included optimising primary endpoints, trial assessments timelines, grant application strategy, minimisation of bias, and equipoise between proton and photon centres in reference to clinical and physics aspects of the trial.
  • There was very strong support for the proposed trial and all delegates expressed enthusiasm to contribute to its development. The next step will be to integrate the key points from these discussions into the grant application to be submitted in 2018. A follow-up teleconference will be scheduled to facilitate continued involvement of delegates in study development.

Spotlight on CTRad at the NCRI Conference, Nov 2017

  • The spotlight was on CTRad on day three of the NCRI Conference. Anthony Chalmers (Chair) gave a short lunchtime presentation to showcase CTRad’s work, and to illustrate how Conference delegates and researchers could engage with CTRad, highlighting in particular the Radiotherapy-Drug Combinations Consortium (RaDCom). CTRad is looking forward to maintaining its momentum, continuing to oversee and drive evolution and enlargement of the UK radiotherapy research
    landscape. To achieve these goals we will work collaboratively with stakeholders across and beyond the entire cancer research community.

CTRad Proposals Guidance Meeting, Nov 2017

  • CTRad held its 15th Proposals Guidance Meeting in Liverpool, following the close of the NCRI Conference. Duncan Gilbert shared lessons learned during the process of obtaining funding from CRUK’s Clinical Research Committee for a translational research programme associated with the PLATO (PersonaLising RadioTherapy dOse for Anal Cancer) trial. He outlined an iterative process that involved compiling a ‘shopping list’ of potential opportunities, getting experts together to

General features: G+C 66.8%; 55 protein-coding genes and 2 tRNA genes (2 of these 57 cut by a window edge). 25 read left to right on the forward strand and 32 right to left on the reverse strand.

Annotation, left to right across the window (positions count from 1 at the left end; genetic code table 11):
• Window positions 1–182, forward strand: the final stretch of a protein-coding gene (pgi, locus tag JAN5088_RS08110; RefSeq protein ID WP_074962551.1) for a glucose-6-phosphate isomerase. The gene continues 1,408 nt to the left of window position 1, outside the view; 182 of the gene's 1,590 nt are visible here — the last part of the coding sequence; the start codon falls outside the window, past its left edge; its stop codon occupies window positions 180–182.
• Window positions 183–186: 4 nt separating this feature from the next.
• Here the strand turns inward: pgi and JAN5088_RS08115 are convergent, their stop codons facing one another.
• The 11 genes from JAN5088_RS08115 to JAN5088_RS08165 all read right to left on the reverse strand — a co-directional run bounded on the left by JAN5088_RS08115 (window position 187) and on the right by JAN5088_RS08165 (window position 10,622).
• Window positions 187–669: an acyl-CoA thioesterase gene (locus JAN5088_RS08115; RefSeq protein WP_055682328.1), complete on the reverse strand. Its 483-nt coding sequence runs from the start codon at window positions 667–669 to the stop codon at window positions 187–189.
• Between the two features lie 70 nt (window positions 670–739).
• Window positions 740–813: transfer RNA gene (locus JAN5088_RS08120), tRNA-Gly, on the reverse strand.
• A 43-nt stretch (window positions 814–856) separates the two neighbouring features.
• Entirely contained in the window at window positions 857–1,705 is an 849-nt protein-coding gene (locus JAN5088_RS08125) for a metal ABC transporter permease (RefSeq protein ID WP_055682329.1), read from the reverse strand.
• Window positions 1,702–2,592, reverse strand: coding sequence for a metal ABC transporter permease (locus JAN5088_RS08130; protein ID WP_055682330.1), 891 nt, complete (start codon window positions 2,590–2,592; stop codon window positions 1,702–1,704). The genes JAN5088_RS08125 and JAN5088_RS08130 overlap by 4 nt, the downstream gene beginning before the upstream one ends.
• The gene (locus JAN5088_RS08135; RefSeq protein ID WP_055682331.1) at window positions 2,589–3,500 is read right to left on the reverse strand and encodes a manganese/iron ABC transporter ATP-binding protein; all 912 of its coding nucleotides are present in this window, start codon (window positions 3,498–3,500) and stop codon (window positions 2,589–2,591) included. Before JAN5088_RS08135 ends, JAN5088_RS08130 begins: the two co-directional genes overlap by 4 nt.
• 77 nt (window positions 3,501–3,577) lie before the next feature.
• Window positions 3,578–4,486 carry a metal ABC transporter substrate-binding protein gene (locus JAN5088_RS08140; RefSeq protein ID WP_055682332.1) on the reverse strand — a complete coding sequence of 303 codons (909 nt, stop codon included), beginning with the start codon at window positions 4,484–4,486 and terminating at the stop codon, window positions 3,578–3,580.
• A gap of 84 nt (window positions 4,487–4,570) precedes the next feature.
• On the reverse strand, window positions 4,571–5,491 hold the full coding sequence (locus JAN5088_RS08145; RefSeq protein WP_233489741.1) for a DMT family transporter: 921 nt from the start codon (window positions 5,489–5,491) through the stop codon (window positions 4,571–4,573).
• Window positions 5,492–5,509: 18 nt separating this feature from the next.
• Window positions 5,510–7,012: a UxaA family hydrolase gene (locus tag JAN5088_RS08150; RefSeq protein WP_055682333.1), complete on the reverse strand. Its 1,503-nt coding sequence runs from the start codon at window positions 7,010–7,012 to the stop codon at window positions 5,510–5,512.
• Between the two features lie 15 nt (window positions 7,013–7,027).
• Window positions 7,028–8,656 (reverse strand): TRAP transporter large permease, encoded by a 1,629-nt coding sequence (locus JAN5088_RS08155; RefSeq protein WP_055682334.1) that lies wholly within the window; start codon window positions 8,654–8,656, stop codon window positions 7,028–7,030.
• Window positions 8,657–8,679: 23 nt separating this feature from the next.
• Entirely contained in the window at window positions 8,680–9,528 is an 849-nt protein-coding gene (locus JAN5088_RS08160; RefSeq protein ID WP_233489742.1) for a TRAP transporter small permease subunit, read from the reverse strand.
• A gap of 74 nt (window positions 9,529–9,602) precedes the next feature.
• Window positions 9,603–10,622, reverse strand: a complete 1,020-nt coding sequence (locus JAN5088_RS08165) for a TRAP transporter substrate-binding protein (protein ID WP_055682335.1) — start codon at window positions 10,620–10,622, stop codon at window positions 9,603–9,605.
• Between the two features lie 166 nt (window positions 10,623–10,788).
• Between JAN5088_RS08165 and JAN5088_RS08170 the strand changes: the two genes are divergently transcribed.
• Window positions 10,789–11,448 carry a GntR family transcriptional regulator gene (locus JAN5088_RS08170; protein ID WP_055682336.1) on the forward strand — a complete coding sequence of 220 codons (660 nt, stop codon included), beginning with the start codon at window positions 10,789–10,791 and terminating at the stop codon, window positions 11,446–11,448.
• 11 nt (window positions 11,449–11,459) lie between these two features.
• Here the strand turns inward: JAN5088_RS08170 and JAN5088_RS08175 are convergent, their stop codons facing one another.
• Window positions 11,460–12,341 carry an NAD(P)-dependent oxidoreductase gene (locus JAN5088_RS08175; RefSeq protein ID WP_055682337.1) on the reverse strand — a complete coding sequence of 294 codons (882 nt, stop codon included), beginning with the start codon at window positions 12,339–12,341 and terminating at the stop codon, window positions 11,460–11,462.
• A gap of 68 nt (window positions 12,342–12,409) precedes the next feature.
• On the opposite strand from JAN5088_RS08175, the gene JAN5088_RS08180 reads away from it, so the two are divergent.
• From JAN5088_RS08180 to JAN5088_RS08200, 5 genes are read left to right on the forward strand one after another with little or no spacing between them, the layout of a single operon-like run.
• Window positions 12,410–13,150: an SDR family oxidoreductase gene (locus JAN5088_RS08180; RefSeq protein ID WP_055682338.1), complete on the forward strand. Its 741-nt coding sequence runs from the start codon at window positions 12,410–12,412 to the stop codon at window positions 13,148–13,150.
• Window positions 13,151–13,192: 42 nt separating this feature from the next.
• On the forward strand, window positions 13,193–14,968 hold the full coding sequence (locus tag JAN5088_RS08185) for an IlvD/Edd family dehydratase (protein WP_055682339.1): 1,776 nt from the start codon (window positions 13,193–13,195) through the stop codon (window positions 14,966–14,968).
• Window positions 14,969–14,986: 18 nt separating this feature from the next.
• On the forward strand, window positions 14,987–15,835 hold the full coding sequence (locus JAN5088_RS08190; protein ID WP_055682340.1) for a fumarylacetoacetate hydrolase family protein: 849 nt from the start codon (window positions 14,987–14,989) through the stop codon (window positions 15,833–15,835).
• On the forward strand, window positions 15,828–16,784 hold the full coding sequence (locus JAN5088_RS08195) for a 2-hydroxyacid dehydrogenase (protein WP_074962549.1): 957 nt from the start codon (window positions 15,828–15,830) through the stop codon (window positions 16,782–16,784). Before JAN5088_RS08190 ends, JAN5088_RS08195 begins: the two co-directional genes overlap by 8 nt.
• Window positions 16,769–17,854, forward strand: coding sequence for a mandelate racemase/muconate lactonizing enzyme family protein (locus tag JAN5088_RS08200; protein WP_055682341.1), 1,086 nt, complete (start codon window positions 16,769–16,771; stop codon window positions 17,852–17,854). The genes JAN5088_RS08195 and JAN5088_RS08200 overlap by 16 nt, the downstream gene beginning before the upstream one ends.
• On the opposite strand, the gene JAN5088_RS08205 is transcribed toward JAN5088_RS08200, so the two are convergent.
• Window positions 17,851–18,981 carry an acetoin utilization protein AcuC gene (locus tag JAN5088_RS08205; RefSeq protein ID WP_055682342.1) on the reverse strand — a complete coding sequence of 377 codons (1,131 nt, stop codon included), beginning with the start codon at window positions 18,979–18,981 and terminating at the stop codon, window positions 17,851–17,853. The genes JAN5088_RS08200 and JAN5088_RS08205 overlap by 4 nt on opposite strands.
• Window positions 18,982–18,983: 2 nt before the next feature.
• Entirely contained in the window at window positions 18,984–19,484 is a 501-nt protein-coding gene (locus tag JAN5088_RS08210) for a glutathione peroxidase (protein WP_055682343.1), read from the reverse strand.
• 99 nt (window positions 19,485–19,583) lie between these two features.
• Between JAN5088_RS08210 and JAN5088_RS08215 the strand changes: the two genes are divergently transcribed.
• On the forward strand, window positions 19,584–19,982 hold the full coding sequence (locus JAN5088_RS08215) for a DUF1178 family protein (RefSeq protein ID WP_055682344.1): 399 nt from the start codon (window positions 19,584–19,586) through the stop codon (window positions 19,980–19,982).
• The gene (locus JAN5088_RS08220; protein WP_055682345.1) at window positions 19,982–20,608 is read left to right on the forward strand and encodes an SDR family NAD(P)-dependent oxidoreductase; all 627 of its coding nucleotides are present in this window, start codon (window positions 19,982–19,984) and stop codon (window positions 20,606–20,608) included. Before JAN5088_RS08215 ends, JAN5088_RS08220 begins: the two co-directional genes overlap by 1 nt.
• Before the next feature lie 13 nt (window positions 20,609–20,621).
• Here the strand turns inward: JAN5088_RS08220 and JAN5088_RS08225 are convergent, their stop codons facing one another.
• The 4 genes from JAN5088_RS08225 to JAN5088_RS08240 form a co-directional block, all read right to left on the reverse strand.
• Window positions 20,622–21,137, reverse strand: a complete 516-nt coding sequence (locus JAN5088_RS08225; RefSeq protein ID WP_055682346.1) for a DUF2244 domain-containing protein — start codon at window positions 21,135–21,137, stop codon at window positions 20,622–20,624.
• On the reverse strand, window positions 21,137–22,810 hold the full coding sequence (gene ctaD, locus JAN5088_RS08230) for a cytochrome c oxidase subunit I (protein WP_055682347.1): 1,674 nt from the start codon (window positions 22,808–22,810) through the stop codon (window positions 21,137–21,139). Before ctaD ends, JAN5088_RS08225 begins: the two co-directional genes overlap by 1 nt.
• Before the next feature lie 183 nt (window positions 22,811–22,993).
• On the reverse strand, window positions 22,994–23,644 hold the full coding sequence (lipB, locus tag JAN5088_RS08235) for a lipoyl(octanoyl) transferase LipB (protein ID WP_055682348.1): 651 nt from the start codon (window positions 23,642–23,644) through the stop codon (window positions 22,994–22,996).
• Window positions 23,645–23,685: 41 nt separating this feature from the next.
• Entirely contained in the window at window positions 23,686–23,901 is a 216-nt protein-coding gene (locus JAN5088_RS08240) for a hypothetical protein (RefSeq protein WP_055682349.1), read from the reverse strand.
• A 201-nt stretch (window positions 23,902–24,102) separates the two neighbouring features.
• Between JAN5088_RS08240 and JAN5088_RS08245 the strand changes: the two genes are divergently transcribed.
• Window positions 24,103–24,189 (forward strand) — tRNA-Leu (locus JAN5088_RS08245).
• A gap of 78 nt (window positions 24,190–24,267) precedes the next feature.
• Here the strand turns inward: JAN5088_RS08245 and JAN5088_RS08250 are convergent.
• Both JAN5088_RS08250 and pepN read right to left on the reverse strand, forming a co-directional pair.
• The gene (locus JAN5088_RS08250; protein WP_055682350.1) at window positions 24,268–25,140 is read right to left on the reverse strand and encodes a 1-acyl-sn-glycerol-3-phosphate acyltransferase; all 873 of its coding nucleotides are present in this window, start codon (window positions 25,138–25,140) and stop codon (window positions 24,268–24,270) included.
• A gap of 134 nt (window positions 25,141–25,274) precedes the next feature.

developing the ideas, and sequential refinement of the application, which lasted 18 months. George Higginbotham, a medical student from Leeds, then presented preliminary results of a survey of UK tissue banks survey that was undertaken over the summer. He reported that preand post-RT samples from some studies are already available for sharing, and that many current studies have obtained permission for sample cellection and sharing. Further work includes a gap analysis and an intent to standardise consent forms.
  • This meeting also saw 7 proposals presented and discussed by CTRad members, providing investigators with a unique opportunity to obtain expert feedback on their trial proposal ideas.
  • The next CTRad proposals guidance meeting will be held in Q2 2018; more details and a call for proposals will be circulated in February 2018.

Forthcoming activities

  • ‘MRC radiotherapy & radiobiology funding’ educational workshop, 21 February 2018: This workshop aims to provide a forum for radiotherapy researchers seeking to understand the MRC’s various funding streams, and to find out what the MRC is looking for in its ‘Radiation Oncology and Biology Highlight’ notice. The ultimate aim is to improve the chances of radiotherapy researchers successfully applying for funding from the MRC. The afternoon session will provide an opportunity for delegates to present and obtain feedback on specific radiotherapy-related projects, both clinical and pre-clinical. You can find out more on the CTRad website: http://ctrad.ncri.org.uk/events/ctrad-mrc-funding-workshop